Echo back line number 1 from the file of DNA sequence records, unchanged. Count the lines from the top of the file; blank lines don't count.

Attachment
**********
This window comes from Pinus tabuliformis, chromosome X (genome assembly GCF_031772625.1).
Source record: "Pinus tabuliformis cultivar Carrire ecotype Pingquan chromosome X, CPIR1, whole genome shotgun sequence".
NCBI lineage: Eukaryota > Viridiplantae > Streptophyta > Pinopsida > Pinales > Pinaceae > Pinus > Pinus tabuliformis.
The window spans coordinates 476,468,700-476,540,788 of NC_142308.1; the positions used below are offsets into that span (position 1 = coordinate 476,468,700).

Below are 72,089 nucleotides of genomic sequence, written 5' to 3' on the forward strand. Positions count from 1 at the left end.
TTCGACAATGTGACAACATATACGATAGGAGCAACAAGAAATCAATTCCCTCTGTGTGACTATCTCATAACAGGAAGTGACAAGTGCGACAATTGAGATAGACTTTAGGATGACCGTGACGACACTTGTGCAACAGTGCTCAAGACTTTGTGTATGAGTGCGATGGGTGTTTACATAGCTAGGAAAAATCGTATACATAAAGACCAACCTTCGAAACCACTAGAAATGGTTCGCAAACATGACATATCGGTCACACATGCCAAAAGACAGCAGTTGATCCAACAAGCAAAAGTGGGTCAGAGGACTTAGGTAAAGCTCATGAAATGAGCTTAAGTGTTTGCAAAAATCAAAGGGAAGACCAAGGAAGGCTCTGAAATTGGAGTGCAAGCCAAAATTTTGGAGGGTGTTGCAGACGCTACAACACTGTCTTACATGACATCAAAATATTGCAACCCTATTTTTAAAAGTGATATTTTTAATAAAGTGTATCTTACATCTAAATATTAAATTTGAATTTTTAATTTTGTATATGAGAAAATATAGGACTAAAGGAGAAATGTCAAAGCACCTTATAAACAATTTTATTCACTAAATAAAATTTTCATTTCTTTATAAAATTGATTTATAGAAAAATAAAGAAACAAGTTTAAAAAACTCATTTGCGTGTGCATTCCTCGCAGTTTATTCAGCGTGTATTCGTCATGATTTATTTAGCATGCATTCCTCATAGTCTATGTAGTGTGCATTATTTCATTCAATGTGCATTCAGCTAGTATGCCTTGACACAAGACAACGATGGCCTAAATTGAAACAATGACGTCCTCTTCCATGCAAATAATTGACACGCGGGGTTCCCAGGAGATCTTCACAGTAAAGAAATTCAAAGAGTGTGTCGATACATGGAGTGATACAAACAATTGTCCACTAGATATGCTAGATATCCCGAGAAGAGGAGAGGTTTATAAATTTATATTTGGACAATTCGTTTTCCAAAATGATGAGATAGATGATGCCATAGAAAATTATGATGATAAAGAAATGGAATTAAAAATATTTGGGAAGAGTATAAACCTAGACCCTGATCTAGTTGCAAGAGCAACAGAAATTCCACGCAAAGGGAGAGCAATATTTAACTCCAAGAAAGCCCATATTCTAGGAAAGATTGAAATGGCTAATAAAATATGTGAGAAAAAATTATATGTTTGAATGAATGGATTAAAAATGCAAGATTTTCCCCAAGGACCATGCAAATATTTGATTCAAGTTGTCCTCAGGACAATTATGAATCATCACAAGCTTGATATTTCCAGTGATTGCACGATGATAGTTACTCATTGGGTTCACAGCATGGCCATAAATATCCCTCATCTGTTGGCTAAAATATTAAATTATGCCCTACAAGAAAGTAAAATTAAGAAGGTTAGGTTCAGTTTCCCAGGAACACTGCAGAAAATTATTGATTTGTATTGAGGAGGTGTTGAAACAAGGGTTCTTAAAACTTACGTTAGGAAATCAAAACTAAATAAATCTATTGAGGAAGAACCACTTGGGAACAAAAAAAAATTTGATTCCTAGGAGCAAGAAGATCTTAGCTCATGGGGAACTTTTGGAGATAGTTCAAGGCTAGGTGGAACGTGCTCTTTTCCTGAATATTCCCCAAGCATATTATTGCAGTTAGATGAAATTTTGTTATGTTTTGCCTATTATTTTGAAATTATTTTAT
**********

This window comes from Pinus tabuliformis, chromosome X (genome assembly GCF_031772625.1).